Though the world is by now used to the concept of companies offering a huge variety of products, a super app allows different products to exist within the same service. While the large western companies tend to split their products into discrete applications (think Google Pay, Amazon Prime Video, etc.) some Asian businesses are progressing down a different route.
A predominantly Asian phenomenon, one of the best examples of a super app is Tencent’s WeChat, which offers social media, digital wallet, messaging and many other services. The business case for such a move seems obvious; by locking users into your ecosystem, a customer for one service can very easily become a customer for another.
In South East Asia, regional rivals Singaporean Grab and Indonesian Gojek are locked in a battle for market control, with both rapidly introducing new services in order to gain the upper hand. Aside from their primary ride-hailing businesses, both have expanded into digital payments as well as food/parcel delivery and more.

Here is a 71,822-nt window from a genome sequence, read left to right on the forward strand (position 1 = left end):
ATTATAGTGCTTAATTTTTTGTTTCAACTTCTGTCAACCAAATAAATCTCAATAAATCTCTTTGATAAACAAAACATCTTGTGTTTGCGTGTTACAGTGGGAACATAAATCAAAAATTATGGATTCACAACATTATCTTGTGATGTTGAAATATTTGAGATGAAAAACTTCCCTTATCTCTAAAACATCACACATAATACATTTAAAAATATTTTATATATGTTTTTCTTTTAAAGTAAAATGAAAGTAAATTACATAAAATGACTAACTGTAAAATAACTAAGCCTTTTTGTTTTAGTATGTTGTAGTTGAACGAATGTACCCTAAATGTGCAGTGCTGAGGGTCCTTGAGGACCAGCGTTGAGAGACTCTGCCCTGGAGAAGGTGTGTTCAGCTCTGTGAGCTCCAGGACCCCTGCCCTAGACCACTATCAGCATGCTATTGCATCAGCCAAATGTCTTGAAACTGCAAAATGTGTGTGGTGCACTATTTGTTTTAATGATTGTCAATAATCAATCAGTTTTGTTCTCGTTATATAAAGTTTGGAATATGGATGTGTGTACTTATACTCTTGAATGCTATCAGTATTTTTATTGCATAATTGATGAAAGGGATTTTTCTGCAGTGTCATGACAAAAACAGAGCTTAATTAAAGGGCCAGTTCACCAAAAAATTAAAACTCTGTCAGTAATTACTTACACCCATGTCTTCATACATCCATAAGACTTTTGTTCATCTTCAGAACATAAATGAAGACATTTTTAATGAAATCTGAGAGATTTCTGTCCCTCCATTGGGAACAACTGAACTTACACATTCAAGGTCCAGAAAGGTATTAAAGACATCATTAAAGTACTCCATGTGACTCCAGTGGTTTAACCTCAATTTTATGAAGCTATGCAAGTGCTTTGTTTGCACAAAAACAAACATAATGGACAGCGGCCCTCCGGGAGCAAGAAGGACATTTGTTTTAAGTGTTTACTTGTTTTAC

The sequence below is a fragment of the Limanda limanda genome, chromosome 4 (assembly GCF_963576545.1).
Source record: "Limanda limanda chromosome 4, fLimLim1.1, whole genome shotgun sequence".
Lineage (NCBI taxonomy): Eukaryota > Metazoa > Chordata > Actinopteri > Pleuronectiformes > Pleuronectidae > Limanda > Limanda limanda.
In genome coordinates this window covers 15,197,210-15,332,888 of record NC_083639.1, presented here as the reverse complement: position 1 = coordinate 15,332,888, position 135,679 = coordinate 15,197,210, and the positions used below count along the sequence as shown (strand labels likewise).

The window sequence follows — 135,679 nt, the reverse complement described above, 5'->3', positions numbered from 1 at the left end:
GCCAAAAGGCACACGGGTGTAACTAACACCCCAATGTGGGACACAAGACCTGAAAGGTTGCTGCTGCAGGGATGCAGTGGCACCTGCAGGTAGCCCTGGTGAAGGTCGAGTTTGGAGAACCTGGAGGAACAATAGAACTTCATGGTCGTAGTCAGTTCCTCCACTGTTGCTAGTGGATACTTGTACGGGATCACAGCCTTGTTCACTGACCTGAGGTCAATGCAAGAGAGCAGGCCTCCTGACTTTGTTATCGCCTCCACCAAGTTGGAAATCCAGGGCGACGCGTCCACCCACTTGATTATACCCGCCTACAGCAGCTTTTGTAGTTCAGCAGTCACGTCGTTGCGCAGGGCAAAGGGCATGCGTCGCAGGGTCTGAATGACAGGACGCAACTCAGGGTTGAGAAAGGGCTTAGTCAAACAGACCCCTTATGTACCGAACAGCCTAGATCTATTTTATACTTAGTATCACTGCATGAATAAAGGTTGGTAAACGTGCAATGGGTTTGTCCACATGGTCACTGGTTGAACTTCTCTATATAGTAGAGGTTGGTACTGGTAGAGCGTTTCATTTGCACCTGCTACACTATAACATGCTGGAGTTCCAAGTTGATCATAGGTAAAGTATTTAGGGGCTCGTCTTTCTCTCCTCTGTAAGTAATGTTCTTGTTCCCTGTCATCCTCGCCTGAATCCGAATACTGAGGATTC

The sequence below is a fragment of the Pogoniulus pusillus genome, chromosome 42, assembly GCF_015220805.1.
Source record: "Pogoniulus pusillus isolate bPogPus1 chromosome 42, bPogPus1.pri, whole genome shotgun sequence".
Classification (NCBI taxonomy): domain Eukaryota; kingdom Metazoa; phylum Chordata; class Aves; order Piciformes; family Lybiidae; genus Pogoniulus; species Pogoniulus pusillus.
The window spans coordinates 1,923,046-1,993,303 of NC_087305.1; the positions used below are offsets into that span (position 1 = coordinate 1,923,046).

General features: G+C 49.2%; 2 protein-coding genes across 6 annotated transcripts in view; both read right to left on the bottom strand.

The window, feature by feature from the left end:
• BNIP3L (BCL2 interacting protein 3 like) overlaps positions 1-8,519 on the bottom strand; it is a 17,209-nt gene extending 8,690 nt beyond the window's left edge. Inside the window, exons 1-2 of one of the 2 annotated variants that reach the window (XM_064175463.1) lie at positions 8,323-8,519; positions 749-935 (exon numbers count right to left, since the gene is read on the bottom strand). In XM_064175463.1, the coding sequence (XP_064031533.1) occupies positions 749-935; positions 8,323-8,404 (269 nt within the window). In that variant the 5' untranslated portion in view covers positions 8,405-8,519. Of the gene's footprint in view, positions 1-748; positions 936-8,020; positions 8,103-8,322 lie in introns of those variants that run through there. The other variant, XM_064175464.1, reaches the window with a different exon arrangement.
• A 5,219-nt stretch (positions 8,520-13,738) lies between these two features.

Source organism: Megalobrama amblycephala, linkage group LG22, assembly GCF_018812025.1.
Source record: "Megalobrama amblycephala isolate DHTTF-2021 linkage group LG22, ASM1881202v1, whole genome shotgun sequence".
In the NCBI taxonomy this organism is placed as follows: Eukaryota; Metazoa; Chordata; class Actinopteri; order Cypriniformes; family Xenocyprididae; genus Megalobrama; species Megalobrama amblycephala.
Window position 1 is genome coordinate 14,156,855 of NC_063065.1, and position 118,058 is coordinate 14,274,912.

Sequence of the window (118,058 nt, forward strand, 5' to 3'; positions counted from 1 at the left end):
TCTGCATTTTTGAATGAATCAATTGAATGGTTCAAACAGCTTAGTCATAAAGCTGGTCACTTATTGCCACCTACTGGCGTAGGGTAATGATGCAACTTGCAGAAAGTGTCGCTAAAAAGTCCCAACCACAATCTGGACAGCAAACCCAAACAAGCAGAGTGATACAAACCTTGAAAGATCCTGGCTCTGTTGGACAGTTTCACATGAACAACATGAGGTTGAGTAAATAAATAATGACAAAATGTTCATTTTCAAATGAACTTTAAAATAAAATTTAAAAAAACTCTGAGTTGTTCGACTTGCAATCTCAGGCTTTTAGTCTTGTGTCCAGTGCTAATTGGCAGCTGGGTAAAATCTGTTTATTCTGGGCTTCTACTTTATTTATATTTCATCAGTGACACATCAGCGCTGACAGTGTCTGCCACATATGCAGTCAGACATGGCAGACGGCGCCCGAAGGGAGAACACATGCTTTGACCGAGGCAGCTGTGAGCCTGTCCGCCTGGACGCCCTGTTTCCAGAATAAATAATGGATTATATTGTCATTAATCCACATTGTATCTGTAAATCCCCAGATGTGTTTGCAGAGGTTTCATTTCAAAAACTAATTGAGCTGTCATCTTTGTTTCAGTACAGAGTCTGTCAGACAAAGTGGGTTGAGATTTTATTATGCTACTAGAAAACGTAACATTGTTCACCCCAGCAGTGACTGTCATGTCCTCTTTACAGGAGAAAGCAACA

In a blog post, Gojek offered a useful definition of what they are trying to create, saying a super app “is many apps within an umbrella app. It’s an OS that unbundles the tyranny of apps. It’s the portal to the Internet for a mobile-first generation.”
In an interview with Bloomberg, meanwhile, Grab has revealed it is investing $150 million into AI research over the next year, supplementing the $100mn it has previously invested. The investment will be particularly directed towards fraud prevention and natural language processing.
Co-founder Tan Hooi Ling told Bloomberg that local languages in South East Asia were “underserved”; the investment in natural language processing is seeking to address that deficiency, allowing locals to interact with the technology in their own languages.
The super app approach is attracting big investment from the tech giants, with Uber, SoftBank and Google having invested huge sums into the companies.